Once the stress has been removed the teeth will begin growing again, but a line or shallow groove will remain on the tooth. This line is known as an enamel hypoplasia, and the number and frequency in a population can be used to reconstruct the state of childhood health. The individuals from Caplen Mound, as well as Jamaica Beach and Mitchell Ridge, suffered from very low frequencies of this defect. Apparently, children suffered little stress from illness or undernutrition.
Furthermore, there is little evidence for other signs of malnutrition or chronic stress during childhood or early adulthood. Iron-deficiency anemia can leave a distinctive set of lesions, particularly on the skull. The roofs of the eye orbits may appear pitted and porous. This is known as criba orbitalia. A similar condition may also be observed on the outside surface of the cranium, a condition known as porotic hyperostosis. These lesions are indications that the body is not deriving enough iron from its diet. As a result the body will “raid” the skeletal tissues for iron, creating the pitted lesions.
The reasons for iron-deficiency anemia include a lack of iron in the diet or heavy infestation by intestinal parasites. These parasites will use the iron in the diet and in the blood for themselves, which denies the body the amount of iron it needs. Even if the diet contains sufficient levels of iron, a heavy parasite load will rob the body of this essential nutrient, and thus force the leaching of iron from the skeletal system.
Individuals from Caplen Mound and the Galveston Island cemeteries display only a few instances of criba orbitalia and porotic hyperostosis. Some individuals were definitely suffering from anemia, but the population at large was not seriously affected. Evidence from the skeletons of Caplen Mound seem to indicate that these people were very successful in avoiding chronic food shortages and collecting the nutrients they needed to be healthy.
This is not to say that life for the Caplen Mound people was trouble-free. There probably were individuals who suffered from a lack of food or heavy parasite infestation. However, the preponderance of skeletal evidence indicates that the normal pattern of growth and development of these people was not seriously impeded. Diet and health may not have been absolutely perfect, but it was adequate to grow to normal human proportions.
However, the skeletons from Caplen Mound also tell us that they were not free of infectious disease. Many of the bones show the tell-tale lesions of chronic bacterial infections. Common bacteria, such as Staphylococcus and Streptococcus, can cause serious or even fatal infections. These bacteria may enter the body through a cut or compound fracture. Many of the bones from Caplen Mound are swollen and have scarred, porous surfaces. Technically, this is known as periostitis (an inflammation of the membrane that covers bone) or osteitis (inflammation of the bone tissue). A few of the long bones from Caplen Mound possess these lesions in an advanced state. If the infection becomes even more severe, a cloacae (literally, a hole) will open up on the bone so pus can drain from the infected tissues. The rate of bacterial infection at Caplen Mound is high, with almost 25% of individuals affected.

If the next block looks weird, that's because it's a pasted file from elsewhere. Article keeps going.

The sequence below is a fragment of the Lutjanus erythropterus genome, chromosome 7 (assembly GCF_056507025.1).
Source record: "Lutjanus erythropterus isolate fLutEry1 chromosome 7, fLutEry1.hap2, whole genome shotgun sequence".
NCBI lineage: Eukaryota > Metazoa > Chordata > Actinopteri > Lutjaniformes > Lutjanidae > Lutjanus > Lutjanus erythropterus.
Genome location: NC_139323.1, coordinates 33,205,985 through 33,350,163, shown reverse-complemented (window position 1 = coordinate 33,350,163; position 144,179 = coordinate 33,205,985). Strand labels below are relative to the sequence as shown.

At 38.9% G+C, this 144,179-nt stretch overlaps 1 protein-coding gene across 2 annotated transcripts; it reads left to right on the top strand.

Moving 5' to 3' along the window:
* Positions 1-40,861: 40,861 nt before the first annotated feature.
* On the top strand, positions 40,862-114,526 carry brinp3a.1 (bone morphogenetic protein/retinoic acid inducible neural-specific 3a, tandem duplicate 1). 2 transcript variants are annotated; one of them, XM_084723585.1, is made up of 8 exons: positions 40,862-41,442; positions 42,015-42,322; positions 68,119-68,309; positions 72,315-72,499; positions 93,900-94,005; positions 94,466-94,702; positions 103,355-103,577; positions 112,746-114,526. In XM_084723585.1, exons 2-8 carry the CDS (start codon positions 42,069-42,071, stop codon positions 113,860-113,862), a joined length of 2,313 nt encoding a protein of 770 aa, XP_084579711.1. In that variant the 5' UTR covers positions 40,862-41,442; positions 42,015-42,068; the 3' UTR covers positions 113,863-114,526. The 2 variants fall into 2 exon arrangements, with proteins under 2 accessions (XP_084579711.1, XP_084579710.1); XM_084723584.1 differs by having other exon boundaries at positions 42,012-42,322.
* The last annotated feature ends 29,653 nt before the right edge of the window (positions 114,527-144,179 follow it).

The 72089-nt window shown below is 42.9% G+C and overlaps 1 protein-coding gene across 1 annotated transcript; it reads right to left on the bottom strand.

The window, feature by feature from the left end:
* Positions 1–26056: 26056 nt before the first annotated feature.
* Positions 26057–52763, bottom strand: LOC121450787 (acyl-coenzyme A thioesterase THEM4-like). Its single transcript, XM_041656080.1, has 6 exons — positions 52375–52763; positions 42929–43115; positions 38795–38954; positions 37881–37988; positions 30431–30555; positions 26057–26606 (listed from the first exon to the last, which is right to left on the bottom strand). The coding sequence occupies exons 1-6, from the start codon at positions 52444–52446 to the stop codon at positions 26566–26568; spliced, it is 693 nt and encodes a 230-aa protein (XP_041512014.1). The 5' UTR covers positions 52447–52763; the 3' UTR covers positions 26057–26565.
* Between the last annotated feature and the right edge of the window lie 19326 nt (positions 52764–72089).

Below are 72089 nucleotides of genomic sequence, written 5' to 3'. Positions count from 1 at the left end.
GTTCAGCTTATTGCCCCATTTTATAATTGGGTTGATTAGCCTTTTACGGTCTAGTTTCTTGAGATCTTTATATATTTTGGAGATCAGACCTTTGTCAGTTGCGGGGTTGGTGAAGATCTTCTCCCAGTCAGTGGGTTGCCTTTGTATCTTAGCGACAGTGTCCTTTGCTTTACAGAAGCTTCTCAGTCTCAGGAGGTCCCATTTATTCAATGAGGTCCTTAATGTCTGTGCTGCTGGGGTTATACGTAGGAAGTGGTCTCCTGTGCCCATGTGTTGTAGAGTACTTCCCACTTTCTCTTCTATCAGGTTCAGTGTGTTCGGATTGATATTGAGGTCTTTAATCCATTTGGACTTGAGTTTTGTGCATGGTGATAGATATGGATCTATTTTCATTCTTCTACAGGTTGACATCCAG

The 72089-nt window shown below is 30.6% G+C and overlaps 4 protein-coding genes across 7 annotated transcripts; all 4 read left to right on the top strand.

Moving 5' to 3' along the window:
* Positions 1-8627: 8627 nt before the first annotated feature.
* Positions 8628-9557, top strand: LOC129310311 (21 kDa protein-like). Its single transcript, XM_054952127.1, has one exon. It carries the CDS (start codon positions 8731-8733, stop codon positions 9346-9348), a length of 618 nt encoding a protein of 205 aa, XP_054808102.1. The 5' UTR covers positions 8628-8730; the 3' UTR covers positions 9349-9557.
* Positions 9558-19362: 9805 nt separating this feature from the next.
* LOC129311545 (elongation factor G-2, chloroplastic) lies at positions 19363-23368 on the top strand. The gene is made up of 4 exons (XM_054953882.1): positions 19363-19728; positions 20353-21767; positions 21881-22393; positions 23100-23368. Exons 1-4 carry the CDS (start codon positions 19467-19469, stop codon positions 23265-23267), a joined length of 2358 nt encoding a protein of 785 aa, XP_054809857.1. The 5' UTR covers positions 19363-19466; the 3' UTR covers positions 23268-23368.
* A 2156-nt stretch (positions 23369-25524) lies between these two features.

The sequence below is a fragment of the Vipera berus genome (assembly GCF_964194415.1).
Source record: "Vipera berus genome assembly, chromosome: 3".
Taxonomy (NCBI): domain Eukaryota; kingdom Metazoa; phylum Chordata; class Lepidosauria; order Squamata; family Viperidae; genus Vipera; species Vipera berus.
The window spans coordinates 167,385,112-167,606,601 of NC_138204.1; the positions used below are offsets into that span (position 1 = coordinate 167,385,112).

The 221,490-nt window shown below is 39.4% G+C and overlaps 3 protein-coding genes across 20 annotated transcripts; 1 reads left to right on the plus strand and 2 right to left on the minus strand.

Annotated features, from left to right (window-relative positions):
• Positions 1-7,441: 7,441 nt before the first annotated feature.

These distinctive infectious lesions may also point to a bacterial disease not related to common Staphylococcus or Streptococcus. Bacteria called Treponema pallidum cause various diseases of the skin and underlying tissue. These include such maladies as pinta, yaws, bejel, and congenital (passed from mother to offspring) syphilis. The diseases are usually passed by simple skin to skin contact or from mother to child in utero. A few of the skeletons from Caplen Mound, and contemporary remains from other cemeteries on Galveston Island, show a pattern of infection similar to infection from Treponema bacterium. Infectious lesions on the lower legs, lower arms, and the cranium are the signature of treponematosis, and demonstrate that this disease was present, but probably rare, on the upper Texas coast.
Taken as a whole, a complex picture of health and disease emerges from the human remains from Caplen Mound. The people were well-fed, robust, tall, and show little evidence of chronic childhood stress. All of these factors indicate that their subsistence strategies were very successful and chronic hunger and malnutrition was rare. Most individuals were able to grow to or near their genetic potential for stature; in fact, they were almost as tall as the average height of modern Americans. However, they did suffer from chronic bouts of infectious, but non-communicable, disease. An individual may have lived with these infectious for months, if not years. Some individuals recovered and their lesions healed. Others may have succumbed, or died from another unknown cause while the disease was still active.
Overall, the people of Caplen Mound were well-nourished and adapted to their environment. Serious challenges to their health were present, but these were not enough to disrupt normal growth and development. Most of the individuals at Caplen Mound lived relatively long lives and were able to thrive in a dynamic, but always challenging ecosystem. The real story told by the bones of Caplen Mound is not one of how they died, but of how they lived.